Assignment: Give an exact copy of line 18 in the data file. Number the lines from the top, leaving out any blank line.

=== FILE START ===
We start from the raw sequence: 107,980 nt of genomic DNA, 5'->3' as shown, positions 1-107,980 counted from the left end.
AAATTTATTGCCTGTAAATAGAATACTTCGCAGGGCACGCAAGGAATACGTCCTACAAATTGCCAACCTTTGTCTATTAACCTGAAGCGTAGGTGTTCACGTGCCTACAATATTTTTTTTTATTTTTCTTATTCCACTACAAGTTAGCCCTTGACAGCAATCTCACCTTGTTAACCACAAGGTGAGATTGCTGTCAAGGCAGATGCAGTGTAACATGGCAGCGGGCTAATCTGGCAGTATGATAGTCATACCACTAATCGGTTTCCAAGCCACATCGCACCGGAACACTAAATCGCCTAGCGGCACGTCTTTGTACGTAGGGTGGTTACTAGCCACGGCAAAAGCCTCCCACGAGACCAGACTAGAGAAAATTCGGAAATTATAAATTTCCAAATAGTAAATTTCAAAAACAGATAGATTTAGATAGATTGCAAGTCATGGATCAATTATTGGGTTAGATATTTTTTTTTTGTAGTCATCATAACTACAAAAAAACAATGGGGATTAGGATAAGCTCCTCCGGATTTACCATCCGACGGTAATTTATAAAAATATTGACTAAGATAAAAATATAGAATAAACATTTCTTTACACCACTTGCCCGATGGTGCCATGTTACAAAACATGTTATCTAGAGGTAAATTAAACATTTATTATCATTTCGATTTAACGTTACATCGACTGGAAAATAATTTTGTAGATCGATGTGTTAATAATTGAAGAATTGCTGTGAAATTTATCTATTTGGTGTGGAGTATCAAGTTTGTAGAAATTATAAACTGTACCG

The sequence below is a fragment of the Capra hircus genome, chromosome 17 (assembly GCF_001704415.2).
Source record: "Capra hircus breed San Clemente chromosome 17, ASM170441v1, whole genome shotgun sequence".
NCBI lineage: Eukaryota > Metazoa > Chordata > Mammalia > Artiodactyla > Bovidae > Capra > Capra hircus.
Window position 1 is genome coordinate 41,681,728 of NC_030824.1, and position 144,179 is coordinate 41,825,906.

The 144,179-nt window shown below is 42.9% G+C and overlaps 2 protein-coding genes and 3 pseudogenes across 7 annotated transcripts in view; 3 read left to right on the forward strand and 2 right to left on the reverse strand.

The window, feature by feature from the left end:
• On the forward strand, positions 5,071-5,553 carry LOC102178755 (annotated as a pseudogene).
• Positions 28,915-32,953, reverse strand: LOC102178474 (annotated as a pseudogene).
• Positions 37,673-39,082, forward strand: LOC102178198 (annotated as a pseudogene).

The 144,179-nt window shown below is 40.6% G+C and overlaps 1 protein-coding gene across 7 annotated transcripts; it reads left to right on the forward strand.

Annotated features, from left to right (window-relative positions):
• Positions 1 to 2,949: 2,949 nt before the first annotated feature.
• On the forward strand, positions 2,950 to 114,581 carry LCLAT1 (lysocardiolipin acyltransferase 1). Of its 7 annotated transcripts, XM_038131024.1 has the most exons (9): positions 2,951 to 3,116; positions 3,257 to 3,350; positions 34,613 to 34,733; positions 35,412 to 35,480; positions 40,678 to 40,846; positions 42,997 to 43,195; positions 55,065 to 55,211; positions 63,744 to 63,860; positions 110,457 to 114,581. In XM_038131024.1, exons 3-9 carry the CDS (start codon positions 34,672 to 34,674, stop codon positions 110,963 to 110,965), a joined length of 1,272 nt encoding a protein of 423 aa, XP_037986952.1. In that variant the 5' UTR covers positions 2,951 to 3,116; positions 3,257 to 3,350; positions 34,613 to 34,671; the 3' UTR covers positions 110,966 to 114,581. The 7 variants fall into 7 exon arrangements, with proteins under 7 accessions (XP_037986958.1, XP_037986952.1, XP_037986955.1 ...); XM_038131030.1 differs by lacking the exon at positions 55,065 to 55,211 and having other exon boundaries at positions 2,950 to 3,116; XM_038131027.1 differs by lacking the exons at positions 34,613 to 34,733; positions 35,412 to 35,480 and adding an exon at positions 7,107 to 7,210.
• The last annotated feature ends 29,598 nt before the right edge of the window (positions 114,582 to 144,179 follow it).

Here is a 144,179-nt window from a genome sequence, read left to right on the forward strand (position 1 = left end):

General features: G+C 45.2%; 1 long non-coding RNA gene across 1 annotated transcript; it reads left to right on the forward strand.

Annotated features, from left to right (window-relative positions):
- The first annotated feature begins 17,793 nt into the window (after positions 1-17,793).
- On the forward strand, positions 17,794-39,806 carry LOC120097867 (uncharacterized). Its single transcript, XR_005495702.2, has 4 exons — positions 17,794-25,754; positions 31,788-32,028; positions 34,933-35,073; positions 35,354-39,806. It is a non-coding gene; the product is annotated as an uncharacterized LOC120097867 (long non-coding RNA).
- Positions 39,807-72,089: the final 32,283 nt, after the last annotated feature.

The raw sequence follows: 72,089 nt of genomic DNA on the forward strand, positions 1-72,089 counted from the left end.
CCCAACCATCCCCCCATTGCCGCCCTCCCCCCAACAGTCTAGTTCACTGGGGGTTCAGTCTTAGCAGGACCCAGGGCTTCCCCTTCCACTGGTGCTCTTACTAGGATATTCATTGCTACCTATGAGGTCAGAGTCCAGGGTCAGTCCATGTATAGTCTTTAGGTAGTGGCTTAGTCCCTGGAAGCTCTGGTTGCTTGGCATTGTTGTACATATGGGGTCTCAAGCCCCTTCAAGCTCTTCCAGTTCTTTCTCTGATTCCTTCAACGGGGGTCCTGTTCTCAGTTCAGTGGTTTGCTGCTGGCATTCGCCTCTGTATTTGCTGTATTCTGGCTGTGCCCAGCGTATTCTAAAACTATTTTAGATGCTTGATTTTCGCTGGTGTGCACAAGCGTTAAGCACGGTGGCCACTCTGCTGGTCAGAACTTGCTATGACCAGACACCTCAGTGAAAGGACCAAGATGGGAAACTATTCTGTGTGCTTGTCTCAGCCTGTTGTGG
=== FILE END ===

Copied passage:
General features: G+C 45.2%; 1 long non-coding RNA gene across 1 annotated transcript; it reads left to right on the forward strand.